USP 514 Session 11 Notes

October 26th and 28th 
 Session Eleven: Sustainable Urban Transportation Management
This session will examine a range of issues critical to sustainable urban transportation. We will examine case studies of Curitiba, Brazil and Bogata, Columbia transportation systems. We will be guided by the following questions.

  1. What are basic characteristics of urban transportation systems?
    • Mobility
    • Some relationships are backwards of what might seem intuitive
      • More industrialized countries often have less transit options
      • Less industrialized countries often have more transit options
      • More industrialized countries are more responsible for climate change while being less impacted by climate change
      • Less industrialized countries are less responsible for climate change while bearing a greater share of the impact
    • Transportation is the movement of people, goods, and services.
    • Modes
      • Biking
      • Walking
      • Busses
      • Trains
      • Cars
      • Light rails
      • Animals: horses, donkeys, oxen, camels, elephants, dogs, llamas
      • Airplanes
    •  Sustainable
      • Busses
      • Trains
      • Light rail
    • Unsustainable
      • Cars
      • Airplanes
    • Good transportation is:
      • Affordable
      • Sustainable
      • Efficient
      • Accessible
      • Safety
      • Reliable
      • Clean
      • Convenient
      • Connected
      • Working conditions for workers should be good
    • US transportation systems are:
      • Mixed ownership public/private
      • Car centered
      • Unsafe
      • Polluting
      • Fossil fuel dominated
      • Unreliable
      • Disconnected
      • Inefficient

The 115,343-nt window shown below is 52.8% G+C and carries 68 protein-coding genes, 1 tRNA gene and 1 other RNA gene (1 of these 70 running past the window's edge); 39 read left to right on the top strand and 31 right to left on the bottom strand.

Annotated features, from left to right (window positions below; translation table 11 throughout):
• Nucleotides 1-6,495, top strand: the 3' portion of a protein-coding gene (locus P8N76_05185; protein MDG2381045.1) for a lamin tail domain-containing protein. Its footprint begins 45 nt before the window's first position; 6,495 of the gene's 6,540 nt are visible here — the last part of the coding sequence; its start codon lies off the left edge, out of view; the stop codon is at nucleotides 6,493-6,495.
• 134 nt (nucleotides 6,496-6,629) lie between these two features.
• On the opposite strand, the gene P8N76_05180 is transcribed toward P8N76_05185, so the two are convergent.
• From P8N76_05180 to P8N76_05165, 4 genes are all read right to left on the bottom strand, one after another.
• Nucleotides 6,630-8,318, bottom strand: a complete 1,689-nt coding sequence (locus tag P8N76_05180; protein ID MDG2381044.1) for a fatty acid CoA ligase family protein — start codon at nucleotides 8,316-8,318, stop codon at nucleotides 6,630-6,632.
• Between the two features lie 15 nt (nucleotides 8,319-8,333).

• Transit: the movement of people
      • Busses, trains, light rail can carry more people than cars in the same space
      • Working conditions for workers should be good
    • Why do people use cars
      • Mobility
      • Accessibility
      • More control and autonomy
        • Destination
        • Music
        • Temperature
      • Perception that it’s faster
      • Perception that it’s cheaper
    • Transit needs to compete with these features
  2. What are the environmental and social impacts of fossil fuel dependency in the transit sector?
  3. Are all social groups affected equally?
  4. What can be done to reduce reliance on fossil fuels in the transit sector?
  5. How can mass transit, bicycling, and walking be promoted in urban transit systems?
  6. How can transportation professionals promote sustainable transportation policies and practices?
    • brt vs rail
    • alleged limitations of progressive ticket pricing
  7.  Transit oriented development
    • people use cars less because land use is planned so that housing and work are located near transit
    • Fruitvale is the best example in the bay
    • High density mixed use adjacent to transit